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home : features : features May 24, 2016

Pay equity: unfinished business
MarkersFeature: Many hands keep pushing to close the gap
Barbara Battiste, left, and Patty Tanji

"The stress and strain of not earning to your potential affects your individual sense of self-worth and is a drag on our public health and our economy."
- Patty Tanji

by Anne Hamre


As 2014 dawned, pay equity hit the spotlight. President Obama cited it in his State of the Union address. On Jan. 30, Minnesota House Speaker Paul Thissen, DFL-Minneapolis, unveiled a Women's Economic Security Act for the 2014 legislative session - with closing the gender pay gap featured prominently.

(Sen. Sandy Pappas, DFL-St. Paul, and Rep. Carly Melin, DFL-Hibbing, are chief authors of the multifaceted proposal.)

So, why now - 32 years after passage of landmark pay equity legislation for Minnesota's state government workers and 30 years after a similar law was applied to local government?

"I think with the rise of the Tea Party, we've had a more hard-edged conversation on the role of women - from our role in the workforce to personal health care choices," said House Majority Leader Erin Murphy, DFL-St. Paul. "As a result, women in all stages of life are thinking anew about the issues we face."

Defining terms

It's important to note that "pay equity" isn't "equal pay for equal work." The latter concept has been the law of the land since the federal Equal Pay Act of 1963. Rather, explained Barbara Battiste, pay equity means equal pay for work of comparable value - as in the classic example of the clerk-typist and the janitor.

Battiste is director of the nonpartisan Legislative Office on the Economic Status of Women, which advises the Legislature and provides information and statistics on women in Minnesota. She started the job in January.

Since enactment of the 1982 law mandating pay equity among state government employees, Minnesota has "virtually eliminated" that sector's gender pay gap, said Battiste, adding that "in local government, we've narrowed it significantly."

Overall in Minnesota, though, a 20 percent gap remains: The average woman working full-time, year-round earns 80 percent of white males' pay.

Women of color fare worse. Asian women earn 74 percent; African-American and American Indian women earn 62 percent of white male pay; and Latina Minnesotans earn 57 percent.

It's often noted that women are less likely to go into high-paying fields (such as engineering) and more likely to pause their careers for family reasons. But according to Battiste, after all variables are accounted for - what college you attended, course of study, connection to the workforce, and so on - there remains a gender pay gap of 5 to 7 cents per dollar that's unattributable to any of that.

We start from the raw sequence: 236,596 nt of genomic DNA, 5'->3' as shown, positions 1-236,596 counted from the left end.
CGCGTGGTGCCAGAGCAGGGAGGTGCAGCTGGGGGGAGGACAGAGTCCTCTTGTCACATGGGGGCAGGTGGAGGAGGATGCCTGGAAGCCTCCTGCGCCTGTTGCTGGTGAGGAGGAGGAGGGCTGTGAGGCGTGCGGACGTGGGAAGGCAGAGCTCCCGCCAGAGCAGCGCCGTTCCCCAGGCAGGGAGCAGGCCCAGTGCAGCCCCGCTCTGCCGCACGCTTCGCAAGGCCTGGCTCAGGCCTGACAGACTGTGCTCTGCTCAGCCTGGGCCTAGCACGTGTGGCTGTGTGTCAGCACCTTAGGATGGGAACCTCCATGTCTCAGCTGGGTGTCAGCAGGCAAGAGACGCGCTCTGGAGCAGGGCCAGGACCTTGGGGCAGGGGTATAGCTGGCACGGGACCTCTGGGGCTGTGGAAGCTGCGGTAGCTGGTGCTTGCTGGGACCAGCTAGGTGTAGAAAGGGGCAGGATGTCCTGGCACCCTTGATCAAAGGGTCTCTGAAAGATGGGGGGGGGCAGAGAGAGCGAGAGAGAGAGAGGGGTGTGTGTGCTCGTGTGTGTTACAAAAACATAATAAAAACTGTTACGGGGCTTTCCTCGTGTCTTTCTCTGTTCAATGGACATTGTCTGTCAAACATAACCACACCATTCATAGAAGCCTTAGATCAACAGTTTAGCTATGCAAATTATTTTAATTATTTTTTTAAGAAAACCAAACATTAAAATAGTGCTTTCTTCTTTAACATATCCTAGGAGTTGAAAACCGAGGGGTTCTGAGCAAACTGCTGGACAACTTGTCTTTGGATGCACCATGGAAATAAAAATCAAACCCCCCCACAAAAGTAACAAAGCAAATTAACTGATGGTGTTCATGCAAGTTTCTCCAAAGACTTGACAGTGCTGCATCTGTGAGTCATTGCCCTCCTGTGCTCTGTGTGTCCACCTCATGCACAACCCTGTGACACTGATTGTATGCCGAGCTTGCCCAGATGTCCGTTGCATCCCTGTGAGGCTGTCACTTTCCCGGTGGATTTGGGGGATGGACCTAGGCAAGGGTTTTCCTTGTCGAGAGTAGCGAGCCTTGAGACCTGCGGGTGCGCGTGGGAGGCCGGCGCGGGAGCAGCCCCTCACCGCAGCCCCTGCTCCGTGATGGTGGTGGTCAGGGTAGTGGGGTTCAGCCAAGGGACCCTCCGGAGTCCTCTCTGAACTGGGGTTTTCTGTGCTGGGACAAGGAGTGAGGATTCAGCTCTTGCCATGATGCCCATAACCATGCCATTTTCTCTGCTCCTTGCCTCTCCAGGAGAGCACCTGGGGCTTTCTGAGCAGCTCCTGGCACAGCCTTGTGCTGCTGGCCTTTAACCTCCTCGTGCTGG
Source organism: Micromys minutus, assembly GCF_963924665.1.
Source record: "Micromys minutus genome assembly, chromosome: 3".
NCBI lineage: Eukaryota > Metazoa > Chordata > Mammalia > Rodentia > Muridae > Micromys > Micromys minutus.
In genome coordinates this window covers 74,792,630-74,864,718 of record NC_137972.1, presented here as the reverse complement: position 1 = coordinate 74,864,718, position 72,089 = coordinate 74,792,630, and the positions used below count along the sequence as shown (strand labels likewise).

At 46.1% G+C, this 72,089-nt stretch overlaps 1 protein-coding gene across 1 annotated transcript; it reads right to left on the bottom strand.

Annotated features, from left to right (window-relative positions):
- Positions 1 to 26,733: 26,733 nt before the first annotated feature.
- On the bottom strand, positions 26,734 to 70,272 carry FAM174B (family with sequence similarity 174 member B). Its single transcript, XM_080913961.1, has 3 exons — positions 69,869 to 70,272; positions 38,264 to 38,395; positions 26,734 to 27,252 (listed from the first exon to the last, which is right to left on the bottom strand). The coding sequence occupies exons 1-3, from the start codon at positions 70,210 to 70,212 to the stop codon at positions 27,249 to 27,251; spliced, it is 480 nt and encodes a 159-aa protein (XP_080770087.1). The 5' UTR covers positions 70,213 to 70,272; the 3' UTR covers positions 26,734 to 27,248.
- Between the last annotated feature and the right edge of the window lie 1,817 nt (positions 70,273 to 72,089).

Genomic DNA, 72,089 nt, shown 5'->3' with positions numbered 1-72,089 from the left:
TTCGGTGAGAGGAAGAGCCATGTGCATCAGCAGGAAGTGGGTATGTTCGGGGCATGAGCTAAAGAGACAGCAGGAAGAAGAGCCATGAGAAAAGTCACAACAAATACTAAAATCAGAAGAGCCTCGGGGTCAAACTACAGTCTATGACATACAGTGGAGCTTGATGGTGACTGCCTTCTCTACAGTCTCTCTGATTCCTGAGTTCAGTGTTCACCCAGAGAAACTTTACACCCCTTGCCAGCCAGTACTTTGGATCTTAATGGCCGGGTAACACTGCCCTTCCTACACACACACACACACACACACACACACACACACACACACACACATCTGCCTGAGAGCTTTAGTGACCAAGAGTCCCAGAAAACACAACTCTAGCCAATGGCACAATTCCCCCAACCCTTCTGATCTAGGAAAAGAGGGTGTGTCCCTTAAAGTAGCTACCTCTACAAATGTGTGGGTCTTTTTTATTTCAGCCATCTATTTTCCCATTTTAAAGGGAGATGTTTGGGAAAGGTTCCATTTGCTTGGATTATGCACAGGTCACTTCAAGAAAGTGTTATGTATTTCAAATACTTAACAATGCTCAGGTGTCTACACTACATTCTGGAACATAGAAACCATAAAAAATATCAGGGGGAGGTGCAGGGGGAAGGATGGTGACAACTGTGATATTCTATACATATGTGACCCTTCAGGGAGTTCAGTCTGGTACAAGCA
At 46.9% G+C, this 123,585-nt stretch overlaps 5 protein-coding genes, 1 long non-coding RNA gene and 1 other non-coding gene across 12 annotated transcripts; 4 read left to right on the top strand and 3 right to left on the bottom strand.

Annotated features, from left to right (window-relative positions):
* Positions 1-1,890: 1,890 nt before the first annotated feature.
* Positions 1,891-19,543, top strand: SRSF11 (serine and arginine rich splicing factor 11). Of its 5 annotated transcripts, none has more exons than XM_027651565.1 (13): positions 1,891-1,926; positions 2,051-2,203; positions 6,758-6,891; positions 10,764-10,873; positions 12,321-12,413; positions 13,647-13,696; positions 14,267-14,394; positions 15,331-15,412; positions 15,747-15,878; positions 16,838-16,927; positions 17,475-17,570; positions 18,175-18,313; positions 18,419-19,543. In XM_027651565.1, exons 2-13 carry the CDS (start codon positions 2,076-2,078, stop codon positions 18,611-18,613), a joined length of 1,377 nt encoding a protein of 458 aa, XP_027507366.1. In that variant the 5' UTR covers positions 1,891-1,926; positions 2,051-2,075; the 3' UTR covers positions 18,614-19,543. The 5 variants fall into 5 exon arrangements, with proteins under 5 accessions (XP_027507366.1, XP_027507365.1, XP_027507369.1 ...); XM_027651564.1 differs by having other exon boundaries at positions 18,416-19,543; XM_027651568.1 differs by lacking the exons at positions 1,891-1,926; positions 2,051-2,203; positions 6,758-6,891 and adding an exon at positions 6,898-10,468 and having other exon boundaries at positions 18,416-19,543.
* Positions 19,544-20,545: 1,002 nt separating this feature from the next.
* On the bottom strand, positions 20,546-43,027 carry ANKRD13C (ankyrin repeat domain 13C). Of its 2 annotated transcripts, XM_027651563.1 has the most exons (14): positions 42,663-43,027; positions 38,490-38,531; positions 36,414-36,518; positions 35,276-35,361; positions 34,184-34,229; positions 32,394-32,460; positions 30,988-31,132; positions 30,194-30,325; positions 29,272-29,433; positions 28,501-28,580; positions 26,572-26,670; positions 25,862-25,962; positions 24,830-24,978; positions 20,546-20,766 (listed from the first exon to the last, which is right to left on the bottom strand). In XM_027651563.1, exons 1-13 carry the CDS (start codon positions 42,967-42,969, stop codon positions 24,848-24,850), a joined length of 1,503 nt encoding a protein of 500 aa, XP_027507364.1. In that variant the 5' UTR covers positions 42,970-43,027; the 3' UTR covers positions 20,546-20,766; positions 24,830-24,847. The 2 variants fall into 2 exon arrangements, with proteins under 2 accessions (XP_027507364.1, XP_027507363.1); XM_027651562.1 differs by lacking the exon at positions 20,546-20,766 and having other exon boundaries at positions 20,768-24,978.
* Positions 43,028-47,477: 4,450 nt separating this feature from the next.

"Part of that is surely gender discrimination," said Battiste - but then, gender discrimination also lurks behind many of the aforementioned variables.

Have other states caught up and perhaps overtaken Minnesota on pay equity policy since the 1982 law? No, said Battiste. Minnesota was the first and still the only state with a local government pay equity law, and only a handful have state government equity laws.

No state, she added, requires private sector pay equity. About 85 percent of Minnesotans work in the private sector, Battiste said, where the pay gap is 23 percent. (Women make 77 cents on the dollar). As a first step toward addressing that, the Women's Economic Security Act would require private businesses that contract with the state to report on pay equity within their workforces.

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Big impact

To Patty Tanji, pay is the top feminist issue.

"The size of our paychecks impacts our effectiveness as employees, as mothers, wives, sisters, aunties," said Tanji, president of the Pay Equity Coalition of Minnesota. "The stress and strain of not earning to your potential affects your individual sense of self-worth and is a drag on our public health and our economy."

The impact at the individual level can be huge. Tanji cited a client employed as an administrator in the construction industry who had access to payroll data and knew her paycheck was about $25,000 less than men who did part-time seasonal work. She and Tanji crafted a proposal focusing on how much the woman brought to the table and how much that was worth.

"She got a $20,000 pay raise," Tanji said.

Because not all women have access to payroll information, another part of the Women's Economic Security Act would protect employees from retaliation for discussing their own and others' compensation. As Battiste said: "How can you know you're not being paid fairly if you don't know what others earn?"

Protecting gains

While moving forward, advocates also have to protect gains made decades ago. Regular attempts are made to repeal or weaken the 1984 local government pay equity law, Tanji said.

An attempt came as recently as 2011, when Republicans controlled the Minnesota Legislature. An outcry from women's business groups, unions, newspaper editorial boards and many others thwarted the rollback.

"Human systems will always include bias and be subject to inequity," Murphy said. "That's why it's important to have tools in place."

Or, as Tanji put it: "We can do this one person at a time - or we can do this collectively through public policy."

FFI: Women's Economic Security Act of 2014





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